module.exports = app

And then in ping.js.

const { Router } = require('express')
const router = Router()

router.use('/ping', (req, res) => {
    message: 'Ping!'

module.exports = router

Great! Now if you run npm run dev and navigate to localhost:3000/api/ping you should see our simple JSON response!

It's time to deploy!


You will need to push your local project to a Git repository, and follow the deploy instructions on Vercel. Thankfully, our vercel.json file takes care of all the work to deploy our SSR Nuxt app here!

Once you have a publicly accessible URL for your project, navigate to your-project-url.vercel.app/api/ping to make sure our API deployed successfully.

Load testing our endpoint

Now that our SSR Nuxt application with a basic API is deployed to Vercel, it's time to load test our ping endpoint. Create a file in the root of your project called loadtest.js and add the following:

import http from 'k6/http'
import { check, group } from 'k6'
import { Trend } from 'k6/metrics'

let PingTrend = new Trend('Get ping', true)

export let options = {
  vus: 40,
  duration: '15s',

const baseUrl = `https://your-project-url.vercel.app/api`
const endpoints = {
  ping: `${baseUrl}/ping`,

export default function () {
  group('ping', function () {
    // Get ping
    let getPingRes = http.get(endpoints.ping)
    check(getPingRes, {'status was 200 (ping)': (r) => r.status == 200 })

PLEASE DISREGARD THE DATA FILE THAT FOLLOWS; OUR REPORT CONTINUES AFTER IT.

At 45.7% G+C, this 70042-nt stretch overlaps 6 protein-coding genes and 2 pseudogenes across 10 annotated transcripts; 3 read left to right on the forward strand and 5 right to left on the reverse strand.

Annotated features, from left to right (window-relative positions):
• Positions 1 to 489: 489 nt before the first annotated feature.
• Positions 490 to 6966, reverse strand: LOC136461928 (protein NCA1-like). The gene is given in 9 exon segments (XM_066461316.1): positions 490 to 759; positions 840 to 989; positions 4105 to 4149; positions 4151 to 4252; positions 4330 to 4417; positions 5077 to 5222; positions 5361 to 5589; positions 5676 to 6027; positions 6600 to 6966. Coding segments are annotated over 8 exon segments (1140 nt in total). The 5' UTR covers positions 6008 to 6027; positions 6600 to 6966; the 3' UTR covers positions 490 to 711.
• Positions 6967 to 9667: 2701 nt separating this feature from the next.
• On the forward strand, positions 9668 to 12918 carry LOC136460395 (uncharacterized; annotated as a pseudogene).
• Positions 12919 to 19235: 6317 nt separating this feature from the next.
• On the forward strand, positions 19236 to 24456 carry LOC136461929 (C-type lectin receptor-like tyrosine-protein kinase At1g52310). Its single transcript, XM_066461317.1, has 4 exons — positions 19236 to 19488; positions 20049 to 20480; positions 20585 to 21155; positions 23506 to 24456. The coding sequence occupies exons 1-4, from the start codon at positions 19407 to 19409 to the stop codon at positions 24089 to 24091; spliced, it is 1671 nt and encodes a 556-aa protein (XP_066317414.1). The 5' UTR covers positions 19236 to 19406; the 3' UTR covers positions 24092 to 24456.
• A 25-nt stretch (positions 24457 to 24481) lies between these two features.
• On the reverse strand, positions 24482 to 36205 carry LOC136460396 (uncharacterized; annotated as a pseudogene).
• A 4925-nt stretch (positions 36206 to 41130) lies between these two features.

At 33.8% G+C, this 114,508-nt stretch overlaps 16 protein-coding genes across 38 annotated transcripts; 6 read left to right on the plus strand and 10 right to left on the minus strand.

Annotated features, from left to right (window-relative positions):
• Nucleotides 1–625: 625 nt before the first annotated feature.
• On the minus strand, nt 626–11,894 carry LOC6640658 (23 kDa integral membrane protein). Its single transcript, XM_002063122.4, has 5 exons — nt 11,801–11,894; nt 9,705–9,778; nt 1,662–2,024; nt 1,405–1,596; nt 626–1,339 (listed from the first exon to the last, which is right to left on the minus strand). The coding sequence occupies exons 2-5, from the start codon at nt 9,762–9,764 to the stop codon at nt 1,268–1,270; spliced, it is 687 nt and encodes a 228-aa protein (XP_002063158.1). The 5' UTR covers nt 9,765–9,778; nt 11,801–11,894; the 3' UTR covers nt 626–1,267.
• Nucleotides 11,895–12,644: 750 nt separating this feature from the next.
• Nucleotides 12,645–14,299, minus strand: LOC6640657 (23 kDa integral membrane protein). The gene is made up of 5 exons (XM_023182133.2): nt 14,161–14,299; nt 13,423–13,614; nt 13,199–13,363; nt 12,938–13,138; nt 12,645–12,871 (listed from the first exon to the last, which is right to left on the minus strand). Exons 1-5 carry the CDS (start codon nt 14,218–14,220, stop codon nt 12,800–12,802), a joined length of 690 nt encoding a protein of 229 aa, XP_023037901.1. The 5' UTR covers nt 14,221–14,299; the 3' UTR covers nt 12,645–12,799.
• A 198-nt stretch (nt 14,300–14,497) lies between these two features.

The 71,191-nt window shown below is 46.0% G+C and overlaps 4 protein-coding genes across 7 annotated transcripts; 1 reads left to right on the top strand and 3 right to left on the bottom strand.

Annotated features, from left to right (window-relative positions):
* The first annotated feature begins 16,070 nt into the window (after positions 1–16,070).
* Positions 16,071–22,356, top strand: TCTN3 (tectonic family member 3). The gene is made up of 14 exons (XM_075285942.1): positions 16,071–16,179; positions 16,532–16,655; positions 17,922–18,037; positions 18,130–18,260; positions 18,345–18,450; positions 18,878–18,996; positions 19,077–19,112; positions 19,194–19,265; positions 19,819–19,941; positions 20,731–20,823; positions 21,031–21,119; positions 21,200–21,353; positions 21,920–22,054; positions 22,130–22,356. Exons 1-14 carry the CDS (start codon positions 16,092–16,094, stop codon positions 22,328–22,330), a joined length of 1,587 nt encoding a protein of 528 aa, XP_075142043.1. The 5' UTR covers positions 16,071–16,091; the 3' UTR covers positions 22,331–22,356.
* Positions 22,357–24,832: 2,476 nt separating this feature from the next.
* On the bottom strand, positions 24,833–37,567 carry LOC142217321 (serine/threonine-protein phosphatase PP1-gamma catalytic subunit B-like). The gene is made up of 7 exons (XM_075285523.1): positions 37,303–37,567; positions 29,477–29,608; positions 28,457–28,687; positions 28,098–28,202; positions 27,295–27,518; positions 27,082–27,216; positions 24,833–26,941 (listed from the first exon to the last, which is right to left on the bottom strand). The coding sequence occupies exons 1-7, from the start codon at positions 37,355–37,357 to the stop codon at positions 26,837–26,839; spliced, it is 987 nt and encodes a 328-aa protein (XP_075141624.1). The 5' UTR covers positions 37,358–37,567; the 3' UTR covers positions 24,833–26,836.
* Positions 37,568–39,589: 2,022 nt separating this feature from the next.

Make sure to replace the baseUrl variable with the URL for your deployed Nuxt API.

For our k6 options, we are specifying that we will run 40 concurrent virtual users with a test duration of 15 seconds. It's up to you to increase/decrease as you'd like to test expected concurrent load. As you'll see, our API can handle 40 concurrent users in parallel no problem.

In k6, a trend is a custom metric on their platform that calculates different values for your invocation like the minimum, maximum, median and average percentiles of the execution time. In our script we are creating a new trend to track our ping performance. Additionally, we are adding a check that the endpoint was successful with a 200 status code result.

Now, we can run this file from our command line using the command

k6 run loadtest.js

When your load test is finished, you should see something like this

Terminal results showing the results of a k6 loadtest

The main metric we are interested in is the first one, our Get ping line. As you can see there are average, minimum, median and maximum values for the API request execution time from request to response.

Making sense of the results

You might be saying, wow, the maximum time to execution is a whopping 4.69s and a minimum of only 88.69ms! Why is the gap that large!

Well, when deploying to a serverless environment there is a well known problem known as a cold start. Since Nuxt Vercel Builder deploys our app as a serverless function, we must first spin up our serverless function after it has not been used for some period of time. This is one of the current drawbacks serverless computing faces. There are some workarounds known as "keeping functions warm" by invoking them on regular intervals (potentially resulting in a larger usage bill depending on your deployment platform), however this blog won't delve into that. Feel free to read more on the topic.

Wrapping up

Excellent! We have successfully created a Nuxt API using Express and serverMiddleware, as well as deployed our application and API to Vercel using Nuxt Vercel Builder and tested the API under a heavy load using k6. It's up to you to extend the API and tailor the load testing script to your projects functionality and expected load, but I hope this gets you started on the right foot!

Thanks for reading, and if you found the article helpful feel free to share on Twitter below!

Last updated

November 1, 2022